“What could you possibly enjoy about writing a grant application?”
This was the question posed to me by a friend and colleague who has not only written her share of grant applications, but also sat on a few committees who are tasked with the job of wading through hundreds of applications. A daunting thing, I’m sure.
When I told her that I had actually enjoyed the recent process I’d been through, she seemed stunned.
I’ve written my share of grant applications over the years. One or two were actually successful, which is not a bad record for almost 20 years as a theatre artist, certainly when you consider the sheer number of artists who apply under each program every year. In the past, I absolutely dreaded writing an application. All I could think was, “there’s no WAY I’m getting this. Everything I write sounds like utter crap. I’m an untalented, undeserving amateur who doesn’t stand a chance.” And when the rejection letter would turn up, my sense of self-doubt would be justified. Not something I was terribly thrilled to go through.
I don’t want to jinx anything by getting into the specifics of the particular grant I’ve just applied for (I still have some superstitions)– and for the purposes of this blog post, it really doesn’t matter.
The point is - what I found at the end of the almost three-week process was that I had actually (for the most part) enjoyed it. Yes, it was a lot of work; a lot of writing and re-writing, and fretting and gnashing of teeth. It became an almost full-time job, when I consider the hours spent. The Eeyore in me popped up from time to time and chimed in with, “If I’m unsuccessful, it means I’ve once again been relegated to the realm of the Volunt-artist.”
When I finally hit the “submit” button on the online form I felt a surprising sense of calm. There is a great deal of power in the act of submission.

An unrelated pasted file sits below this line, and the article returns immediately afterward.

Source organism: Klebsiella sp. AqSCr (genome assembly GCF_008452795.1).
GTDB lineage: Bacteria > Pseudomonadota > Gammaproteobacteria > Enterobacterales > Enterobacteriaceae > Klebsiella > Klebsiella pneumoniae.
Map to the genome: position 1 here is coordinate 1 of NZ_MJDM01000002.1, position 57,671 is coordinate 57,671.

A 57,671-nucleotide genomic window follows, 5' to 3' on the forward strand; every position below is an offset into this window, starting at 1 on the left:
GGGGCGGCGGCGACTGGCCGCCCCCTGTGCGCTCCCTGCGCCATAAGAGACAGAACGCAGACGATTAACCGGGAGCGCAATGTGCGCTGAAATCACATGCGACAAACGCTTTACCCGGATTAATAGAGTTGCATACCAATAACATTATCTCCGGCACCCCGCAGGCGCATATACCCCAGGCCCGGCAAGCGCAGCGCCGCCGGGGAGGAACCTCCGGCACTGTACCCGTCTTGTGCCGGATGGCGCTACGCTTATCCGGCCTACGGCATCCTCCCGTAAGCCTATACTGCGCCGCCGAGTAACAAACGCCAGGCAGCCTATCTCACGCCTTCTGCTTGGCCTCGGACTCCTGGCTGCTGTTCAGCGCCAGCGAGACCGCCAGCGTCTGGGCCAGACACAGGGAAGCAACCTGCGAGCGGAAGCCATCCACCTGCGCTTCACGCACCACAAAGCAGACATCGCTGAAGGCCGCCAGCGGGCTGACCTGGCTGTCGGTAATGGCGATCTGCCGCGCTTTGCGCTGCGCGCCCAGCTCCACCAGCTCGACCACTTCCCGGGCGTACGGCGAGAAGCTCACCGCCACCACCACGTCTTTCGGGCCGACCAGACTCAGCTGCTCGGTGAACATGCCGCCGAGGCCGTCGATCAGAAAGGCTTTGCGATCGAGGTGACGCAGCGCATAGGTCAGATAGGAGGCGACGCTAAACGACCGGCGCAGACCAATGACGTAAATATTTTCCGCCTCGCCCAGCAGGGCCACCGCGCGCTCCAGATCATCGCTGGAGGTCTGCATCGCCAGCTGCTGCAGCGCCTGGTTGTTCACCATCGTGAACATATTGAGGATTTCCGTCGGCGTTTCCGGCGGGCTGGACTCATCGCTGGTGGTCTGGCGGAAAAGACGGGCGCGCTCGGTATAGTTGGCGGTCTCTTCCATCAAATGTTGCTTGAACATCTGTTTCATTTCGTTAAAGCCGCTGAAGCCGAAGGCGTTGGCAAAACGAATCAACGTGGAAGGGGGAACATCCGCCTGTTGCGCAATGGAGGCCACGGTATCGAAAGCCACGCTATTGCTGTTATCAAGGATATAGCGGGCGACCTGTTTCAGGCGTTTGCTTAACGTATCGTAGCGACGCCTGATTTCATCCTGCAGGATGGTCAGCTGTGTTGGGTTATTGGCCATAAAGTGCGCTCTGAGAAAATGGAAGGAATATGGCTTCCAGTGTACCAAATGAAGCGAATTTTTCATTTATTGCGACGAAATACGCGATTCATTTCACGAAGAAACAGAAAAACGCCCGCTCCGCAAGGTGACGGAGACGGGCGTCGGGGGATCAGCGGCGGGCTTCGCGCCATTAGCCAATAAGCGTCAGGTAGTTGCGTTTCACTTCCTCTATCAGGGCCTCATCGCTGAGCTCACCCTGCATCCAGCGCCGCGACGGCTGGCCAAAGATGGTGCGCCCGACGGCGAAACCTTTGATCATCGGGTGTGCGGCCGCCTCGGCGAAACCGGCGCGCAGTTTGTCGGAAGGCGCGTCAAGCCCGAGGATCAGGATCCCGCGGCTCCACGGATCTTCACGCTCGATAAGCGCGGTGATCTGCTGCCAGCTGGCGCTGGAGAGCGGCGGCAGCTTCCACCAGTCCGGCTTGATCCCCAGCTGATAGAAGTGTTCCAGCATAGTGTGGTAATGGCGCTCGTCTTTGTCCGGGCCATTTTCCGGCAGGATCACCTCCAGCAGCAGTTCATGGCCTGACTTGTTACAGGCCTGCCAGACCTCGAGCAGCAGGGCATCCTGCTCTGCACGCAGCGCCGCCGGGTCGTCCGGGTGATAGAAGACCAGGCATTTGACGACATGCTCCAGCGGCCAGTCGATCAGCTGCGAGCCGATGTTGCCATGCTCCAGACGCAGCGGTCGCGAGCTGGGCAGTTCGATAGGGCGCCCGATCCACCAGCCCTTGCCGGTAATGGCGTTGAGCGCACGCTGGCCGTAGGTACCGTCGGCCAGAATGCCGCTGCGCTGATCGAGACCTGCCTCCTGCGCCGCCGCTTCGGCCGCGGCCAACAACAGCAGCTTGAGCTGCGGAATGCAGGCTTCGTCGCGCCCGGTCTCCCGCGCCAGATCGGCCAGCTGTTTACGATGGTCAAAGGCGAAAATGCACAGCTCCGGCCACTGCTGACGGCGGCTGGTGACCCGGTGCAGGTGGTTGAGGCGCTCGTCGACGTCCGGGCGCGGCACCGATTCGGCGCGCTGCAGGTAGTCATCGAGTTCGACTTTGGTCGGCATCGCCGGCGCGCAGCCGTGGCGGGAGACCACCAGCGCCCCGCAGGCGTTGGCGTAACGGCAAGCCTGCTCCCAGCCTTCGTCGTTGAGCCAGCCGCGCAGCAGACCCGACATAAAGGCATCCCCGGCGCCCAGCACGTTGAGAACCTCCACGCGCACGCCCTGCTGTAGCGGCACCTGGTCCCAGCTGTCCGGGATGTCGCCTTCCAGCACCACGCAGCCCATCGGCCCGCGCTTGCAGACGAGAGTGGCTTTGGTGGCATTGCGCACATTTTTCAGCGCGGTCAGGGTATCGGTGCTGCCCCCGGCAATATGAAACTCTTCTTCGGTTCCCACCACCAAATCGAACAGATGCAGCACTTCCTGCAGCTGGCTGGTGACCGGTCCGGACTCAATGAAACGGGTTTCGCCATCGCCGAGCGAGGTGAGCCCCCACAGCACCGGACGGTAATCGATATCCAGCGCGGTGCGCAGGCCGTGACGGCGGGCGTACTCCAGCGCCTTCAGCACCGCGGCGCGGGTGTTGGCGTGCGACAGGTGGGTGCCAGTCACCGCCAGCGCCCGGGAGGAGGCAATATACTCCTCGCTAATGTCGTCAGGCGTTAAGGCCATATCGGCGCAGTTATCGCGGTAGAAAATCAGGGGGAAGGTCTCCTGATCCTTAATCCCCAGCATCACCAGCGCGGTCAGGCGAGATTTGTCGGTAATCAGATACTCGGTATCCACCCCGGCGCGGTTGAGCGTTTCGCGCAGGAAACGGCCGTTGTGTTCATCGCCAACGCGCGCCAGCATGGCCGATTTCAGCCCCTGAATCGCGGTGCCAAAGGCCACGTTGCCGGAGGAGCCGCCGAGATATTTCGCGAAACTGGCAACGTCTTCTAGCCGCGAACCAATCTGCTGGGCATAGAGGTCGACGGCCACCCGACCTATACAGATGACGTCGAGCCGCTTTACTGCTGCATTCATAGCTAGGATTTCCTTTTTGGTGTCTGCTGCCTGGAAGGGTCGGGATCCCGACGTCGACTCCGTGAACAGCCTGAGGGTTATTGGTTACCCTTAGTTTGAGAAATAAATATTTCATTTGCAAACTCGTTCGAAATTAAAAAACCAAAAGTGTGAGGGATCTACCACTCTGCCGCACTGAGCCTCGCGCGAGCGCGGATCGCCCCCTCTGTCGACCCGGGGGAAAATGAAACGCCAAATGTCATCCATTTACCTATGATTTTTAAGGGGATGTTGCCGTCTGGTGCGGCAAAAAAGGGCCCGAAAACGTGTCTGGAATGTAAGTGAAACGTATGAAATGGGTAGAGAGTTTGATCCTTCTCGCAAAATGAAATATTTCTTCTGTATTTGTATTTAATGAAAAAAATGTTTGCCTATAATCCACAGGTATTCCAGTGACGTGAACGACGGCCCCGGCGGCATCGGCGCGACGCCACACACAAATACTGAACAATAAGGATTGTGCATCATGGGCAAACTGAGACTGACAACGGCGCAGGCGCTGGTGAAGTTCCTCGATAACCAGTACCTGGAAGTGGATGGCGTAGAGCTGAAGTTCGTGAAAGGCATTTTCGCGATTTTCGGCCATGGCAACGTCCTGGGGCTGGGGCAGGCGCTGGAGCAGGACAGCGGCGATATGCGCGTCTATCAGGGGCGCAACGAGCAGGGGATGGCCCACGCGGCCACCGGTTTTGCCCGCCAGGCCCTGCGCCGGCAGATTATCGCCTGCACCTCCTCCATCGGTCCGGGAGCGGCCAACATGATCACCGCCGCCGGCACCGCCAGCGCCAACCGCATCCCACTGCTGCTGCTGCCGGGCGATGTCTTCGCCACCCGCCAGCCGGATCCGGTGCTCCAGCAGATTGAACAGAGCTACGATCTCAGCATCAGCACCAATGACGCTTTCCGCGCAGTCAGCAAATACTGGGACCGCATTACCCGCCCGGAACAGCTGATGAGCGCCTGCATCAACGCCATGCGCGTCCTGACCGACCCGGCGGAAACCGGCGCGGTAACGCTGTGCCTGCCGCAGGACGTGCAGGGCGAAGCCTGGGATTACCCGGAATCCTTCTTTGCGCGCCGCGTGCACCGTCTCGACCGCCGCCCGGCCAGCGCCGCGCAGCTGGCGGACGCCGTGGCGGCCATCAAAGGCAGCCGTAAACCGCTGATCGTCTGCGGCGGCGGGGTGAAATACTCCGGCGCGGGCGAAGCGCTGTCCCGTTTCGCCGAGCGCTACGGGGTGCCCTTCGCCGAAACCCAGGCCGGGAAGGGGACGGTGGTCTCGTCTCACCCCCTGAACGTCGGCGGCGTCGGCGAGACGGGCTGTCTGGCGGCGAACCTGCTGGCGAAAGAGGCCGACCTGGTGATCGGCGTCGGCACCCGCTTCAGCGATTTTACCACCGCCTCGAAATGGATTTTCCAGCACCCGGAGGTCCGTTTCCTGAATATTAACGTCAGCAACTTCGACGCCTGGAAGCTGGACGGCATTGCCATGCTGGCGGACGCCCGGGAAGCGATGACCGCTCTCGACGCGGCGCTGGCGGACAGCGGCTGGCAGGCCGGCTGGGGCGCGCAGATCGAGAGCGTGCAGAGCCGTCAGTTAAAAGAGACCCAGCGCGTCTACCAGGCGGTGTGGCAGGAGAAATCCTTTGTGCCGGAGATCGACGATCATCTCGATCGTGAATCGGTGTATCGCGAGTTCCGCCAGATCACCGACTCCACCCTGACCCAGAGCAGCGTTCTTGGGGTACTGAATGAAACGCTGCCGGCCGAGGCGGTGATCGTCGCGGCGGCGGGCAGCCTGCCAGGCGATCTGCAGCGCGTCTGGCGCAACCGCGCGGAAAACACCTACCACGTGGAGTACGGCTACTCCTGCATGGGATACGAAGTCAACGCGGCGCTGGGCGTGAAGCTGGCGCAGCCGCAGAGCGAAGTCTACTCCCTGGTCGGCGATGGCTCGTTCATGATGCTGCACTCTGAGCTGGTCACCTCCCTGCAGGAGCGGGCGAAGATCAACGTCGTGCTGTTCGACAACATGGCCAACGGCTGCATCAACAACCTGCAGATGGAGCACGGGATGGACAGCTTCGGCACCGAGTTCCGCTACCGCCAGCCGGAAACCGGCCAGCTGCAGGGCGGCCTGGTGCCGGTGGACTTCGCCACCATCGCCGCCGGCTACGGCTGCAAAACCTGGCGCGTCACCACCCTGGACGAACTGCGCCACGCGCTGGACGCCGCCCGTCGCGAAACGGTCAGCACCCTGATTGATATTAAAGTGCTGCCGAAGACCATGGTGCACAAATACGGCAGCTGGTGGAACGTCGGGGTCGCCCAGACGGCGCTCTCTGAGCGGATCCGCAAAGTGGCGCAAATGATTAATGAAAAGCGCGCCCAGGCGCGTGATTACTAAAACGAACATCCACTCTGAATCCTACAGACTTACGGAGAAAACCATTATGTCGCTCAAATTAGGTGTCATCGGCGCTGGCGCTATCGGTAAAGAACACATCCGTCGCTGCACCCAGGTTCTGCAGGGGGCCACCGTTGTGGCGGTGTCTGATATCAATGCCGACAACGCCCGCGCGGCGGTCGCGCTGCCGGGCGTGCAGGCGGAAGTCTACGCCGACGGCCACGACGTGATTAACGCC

Sitting down to write a grant required that I reflect on the turn that has occurred in my life and it was an incredibly rewarding thing to do. The last four years have gone by in such a whirlwind. I honestly never imagined that I would be a painter. It seemed so far outside of my realm.
I have been attempting to practice gratitude and starting each day by writing down three or four things that I’m grateful for, which requires a moment of reflection on the present; to simply appreciate what is here and now. I have felt, in the writing of this recent grant application, a great flood of gratitude. And whether or not this application is successful, I appreciate the opportunity to reflect on where I am right now and to be filled with gratitude for what has come before. There was a sense of celebration, which was very surprising. I found myself thinking, “if I can have done this much in four years… who knows where the next four will take me?”
In a time of great negativity and pessimism, to have come to that conclusion is a marvellous thing.
The practice of gratitude is something I would encourage everyone to try.
And so – I take a moment to thank all the people who encouraged me to apply in the first place, have helped in the process, provided a sounding board, and corrected my atrocious spelling and grammar: Jennifer Wigmore, Jon Patterson, Rebecca Northan, Matthew Aitken, Julia Mackie, Dirk Van Stralen, Nancy Kenny, and a host of others who listened to me ramble on about where I’ve been and where I’d like to go. Heck, I’m even grateful for the folks who shook their heads and said things like, “you don’t stand much of a chance” – because it sheds a light of reality on the situation and reminds me that we live in a pessimistic time and that we must carry our own light. Today, my light will be one of gratitude.